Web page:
This roadless wilderness sits on the western edge of Alaska in an area known as the Seward Peninsula. Though few people travel here today, archaeologists believe that ancient populations migrated from Russia into the Americas across this stretch of land during the Ice Age 10,000-12,000 years ago when ocean levels dropped and exposed a 1,000-mile path between the continents. Once the stomping grounds of mastodons and mammoths, the preserve is now home to reindeer, muskox, wolverines, and other hardy animals, and serves as a nesting site for birds traveling the Asiatic-North American Flyway. A few of the preserve’s most unusual features include towering rock formations known as tors, hot springs with year-round geothermic activity, and giant lakes called maars that were formed by volcanic explosions.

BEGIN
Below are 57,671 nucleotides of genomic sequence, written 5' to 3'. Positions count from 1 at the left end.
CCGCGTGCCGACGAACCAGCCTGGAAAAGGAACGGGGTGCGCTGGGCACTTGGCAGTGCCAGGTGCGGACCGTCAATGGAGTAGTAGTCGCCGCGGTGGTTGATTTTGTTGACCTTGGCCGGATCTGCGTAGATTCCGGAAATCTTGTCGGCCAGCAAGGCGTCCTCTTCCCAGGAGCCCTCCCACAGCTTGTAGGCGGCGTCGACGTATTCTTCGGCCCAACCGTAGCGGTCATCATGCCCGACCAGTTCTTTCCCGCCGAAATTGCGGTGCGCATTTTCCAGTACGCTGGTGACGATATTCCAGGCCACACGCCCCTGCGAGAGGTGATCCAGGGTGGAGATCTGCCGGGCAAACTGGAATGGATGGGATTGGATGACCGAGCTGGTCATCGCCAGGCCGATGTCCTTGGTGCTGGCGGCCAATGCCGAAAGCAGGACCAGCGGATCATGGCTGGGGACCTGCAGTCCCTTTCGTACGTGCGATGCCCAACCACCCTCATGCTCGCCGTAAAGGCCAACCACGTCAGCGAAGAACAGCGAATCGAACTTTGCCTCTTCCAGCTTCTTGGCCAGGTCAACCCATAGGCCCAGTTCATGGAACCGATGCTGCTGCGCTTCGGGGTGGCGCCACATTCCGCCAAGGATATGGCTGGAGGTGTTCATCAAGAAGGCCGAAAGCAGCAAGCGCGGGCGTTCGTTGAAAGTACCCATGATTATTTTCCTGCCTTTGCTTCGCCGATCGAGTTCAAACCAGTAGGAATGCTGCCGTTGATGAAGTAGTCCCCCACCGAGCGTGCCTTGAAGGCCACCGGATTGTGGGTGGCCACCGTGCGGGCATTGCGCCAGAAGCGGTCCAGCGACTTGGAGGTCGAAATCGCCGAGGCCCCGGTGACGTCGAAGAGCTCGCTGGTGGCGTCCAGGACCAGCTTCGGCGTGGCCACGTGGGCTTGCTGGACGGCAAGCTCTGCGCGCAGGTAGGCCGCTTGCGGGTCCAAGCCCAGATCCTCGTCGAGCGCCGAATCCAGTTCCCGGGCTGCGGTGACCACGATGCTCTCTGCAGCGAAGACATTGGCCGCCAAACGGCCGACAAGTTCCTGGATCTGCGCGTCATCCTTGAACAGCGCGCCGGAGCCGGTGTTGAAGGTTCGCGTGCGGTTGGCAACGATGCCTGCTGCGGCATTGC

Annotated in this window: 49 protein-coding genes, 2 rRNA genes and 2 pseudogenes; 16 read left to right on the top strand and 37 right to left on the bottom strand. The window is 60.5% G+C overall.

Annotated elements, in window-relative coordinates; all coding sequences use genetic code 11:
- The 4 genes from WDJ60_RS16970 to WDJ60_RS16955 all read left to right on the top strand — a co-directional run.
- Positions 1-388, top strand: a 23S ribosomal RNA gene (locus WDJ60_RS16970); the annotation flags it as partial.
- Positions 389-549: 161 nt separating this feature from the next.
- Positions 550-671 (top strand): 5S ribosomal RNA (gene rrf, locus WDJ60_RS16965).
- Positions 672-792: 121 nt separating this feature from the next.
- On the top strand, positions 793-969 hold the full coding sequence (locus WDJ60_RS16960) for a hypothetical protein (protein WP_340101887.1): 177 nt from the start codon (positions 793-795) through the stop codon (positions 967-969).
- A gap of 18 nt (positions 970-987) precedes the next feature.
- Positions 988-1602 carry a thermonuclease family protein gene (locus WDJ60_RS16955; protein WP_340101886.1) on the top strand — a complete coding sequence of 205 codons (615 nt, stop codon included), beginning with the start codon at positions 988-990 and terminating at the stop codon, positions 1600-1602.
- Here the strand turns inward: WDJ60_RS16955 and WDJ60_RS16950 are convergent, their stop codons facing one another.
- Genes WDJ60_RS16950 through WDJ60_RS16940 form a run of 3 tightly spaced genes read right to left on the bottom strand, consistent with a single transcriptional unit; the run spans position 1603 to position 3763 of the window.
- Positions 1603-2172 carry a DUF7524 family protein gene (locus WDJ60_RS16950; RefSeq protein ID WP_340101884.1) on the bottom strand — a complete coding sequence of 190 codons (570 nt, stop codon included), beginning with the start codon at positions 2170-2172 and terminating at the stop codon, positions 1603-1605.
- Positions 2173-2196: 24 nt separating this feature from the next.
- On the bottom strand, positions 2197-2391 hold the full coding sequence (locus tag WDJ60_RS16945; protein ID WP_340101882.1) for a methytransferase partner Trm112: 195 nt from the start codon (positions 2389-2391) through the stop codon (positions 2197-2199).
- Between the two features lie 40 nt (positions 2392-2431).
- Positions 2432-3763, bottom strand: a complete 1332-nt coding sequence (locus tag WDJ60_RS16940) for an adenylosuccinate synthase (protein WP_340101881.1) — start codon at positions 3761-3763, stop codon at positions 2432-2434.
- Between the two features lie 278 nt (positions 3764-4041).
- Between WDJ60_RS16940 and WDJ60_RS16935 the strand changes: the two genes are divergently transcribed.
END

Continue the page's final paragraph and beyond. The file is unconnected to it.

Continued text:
Preserve Our Parks

Make a tax-deductible gift today to provide a brighter future for our national parks and the millions of Americans who enjoy them.

Donate Now